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A Comprehensive Overview on Biochar-Based Materials for Catalytic Applications

Mattia Bartoli
Mauro Giorcelli
2,3 and
Alberto Tagliaferro
Center for Sustainable Future, Italian Institute of Technology, Via Livorno 60, 10144 Turin, Italy
Consorzio Interuniversitario Nazionale per la Scienza e Tecnologia dei Materiali (INSTM), Via G. Giusti 9, 50121 Florence, Italy
Department of Applied Science and Technology, Politecnico di Torino, C. so Duca degli Abruzzi 24, 10129 Turin, Italy
Faculty of Science, OntarioTech University, Simcoe Street North, Oshawa, ON L1G 0C5, Canada
Author to whom correspondence should be addressed.
Catalysts 2023, 13(10), 1336;
Submission received: 31 August 2023 / Revised: 28 September 2023 / Accepted: 29 September 2023 / Published: 30 September 2023
(This article belongs to the Special Issue Advanced Carbon Nanomaterials in Catalysis)


The development of heterogeneous catalysts is one of the pillars of modern material science. Among all supports, carbonaceous ones are the most popular due to their high surface area, limited cost, and tunable properties. Nevertheless, materials such as carbon black are produced from oil-derived sources lacking in sustainability. Pyrolytic carbon produced from biomass, known as biochar, could represent a valid solution to combine the sustainability and performance of supported catalysts. In this review, we report a comprehensive overview of the most cutting-edge applications of biochar-based catalysts, providing a reference point for both experts and newcomers. This review will provide a description of all possible applications of biochar-based catalysts, proving their sustainability for the widest range of processes.

1. Introduction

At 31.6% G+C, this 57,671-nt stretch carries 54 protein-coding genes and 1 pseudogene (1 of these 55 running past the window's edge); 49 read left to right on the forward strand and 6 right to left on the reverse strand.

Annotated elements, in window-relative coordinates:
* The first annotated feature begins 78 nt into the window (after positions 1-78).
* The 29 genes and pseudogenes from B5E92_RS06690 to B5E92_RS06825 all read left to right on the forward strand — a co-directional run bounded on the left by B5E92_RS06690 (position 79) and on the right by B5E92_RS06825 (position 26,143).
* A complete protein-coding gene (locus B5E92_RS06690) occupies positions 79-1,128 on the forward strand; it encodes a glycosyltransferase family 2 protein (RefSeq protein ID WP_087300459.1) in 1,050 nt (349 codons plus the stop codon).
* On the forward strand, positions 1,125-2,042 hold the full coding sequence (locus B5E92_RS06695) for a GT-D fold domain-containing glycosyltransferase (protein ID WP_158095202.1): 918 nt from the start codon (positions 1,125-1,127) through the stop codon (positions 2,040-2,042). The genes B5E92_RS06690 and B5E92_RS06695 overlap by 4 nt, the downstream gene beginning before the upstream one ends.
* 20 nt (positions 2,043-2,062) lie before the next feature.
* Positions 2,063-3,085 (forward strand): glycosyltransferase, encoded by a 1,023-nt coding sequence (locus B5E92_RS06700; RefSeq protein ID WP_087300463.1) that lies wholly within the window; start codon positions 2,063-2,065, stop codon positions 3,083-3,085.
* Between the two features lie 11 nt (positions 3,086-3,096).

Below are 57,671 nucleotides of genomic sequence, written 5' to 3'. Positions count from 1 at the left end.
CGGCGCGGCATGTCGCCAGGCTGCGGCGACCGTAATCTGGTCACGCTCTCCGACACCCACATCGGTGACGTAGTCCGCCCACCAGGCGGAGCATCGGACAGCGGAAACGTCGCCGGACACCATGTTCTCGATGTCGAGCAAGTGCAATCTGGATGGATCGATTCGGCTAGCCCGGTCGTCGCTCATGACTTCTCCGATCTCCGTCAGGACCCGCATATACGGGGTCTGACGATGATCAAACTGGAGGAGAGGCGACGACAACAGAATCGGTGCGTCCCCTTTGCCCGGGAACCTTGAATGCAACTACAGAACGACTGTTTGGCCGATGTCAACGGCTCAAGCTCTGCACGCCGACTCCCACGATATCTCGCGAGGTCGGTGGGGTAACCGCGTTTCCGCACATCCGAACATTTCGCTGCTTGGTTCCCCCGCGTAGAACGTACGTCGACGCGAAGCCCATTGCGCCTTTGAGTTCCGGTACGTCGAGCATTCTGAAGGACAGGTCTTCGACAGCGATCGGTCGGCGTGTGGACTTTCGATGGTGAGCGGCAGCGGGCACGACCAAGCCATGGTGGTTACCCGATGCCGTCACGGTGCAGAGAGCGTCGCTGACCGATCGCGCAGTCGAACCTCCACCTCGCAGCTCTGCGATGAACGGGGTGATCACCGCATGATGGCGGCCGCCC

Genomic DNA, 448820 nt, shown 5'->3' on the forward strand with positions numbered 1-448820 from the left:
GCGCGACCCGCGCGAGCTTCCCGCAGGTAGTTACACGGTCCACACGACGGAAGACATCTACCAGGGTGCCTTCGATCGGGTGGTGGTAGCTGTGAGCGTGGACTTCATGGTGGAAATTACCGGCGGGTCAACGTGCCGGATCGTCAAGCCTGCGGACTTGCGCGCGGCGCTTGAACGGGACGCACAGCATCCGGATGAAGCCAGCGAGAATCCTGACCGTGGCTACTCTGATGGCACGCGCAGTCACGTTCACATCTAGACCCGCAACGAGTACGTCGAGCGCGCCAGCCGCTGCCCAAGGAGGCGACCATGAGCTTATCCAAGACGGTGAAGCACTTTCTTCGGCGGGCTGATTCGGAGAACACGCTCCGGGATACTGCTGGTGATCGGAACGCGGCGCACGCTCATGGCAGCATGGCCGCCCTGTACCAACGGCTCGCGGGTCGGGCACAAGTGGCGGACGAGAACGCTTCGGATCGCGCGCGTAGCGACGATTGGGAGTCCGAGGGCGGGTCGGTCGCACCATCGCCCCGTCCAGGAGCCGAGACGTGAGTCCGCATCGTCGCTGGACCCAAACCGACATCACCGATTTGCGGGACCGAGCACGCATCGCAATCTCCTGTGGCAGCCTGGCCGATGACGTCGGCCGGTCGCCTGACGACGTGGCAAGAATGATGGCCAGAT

Since the early days of chemical industrial production, large-scale production has relied on the use of catalysts to facilitate and optimize most chemical conversions [1]. As proved by empirical results, heterogeneous catalytic systems show a combination of properties that perfectly match the industrial requirements (i.e., recyclability, activity, and recoverability) [2]. Across the history of industrial catalysis, carbon-supported catalysts (CSCs) have played a major role since the development of the Lindlar catalyst [3], which marked the history of industrial processes. Since the first steps, CSCs have spread out in several industrial applications due to their possible combination with several single or multiple metal centers that are able to exploit the catalytic effect (i.e., palladium [4], platinum [5], rhodium [6], and ruthenium [7]) and the high surface area and physical and chemical stability of the support [8]. The possibility of producing multi-site materials allowed the creation of real conversion platforms able to exploit complex chemical pathways. The clearest example is represented by the electrocatalytic applications in which CSCs with multiple active sites allowed the conversion of carbon dioxide to alcohols through intermediates such as formic acid without requiring multiple-stage reactors [9] or reducing the loading of costly species by using cheap metals such as iron [10]. After the selection of CSCs, the morphological, physical, and chemical properties of the carbon support are key features for the production of carbon-supported catalysts [11,12]. The surface properties of CSCs are a matter of great relevance, affecting both active site distribution and catalyst–reagent interactions [12].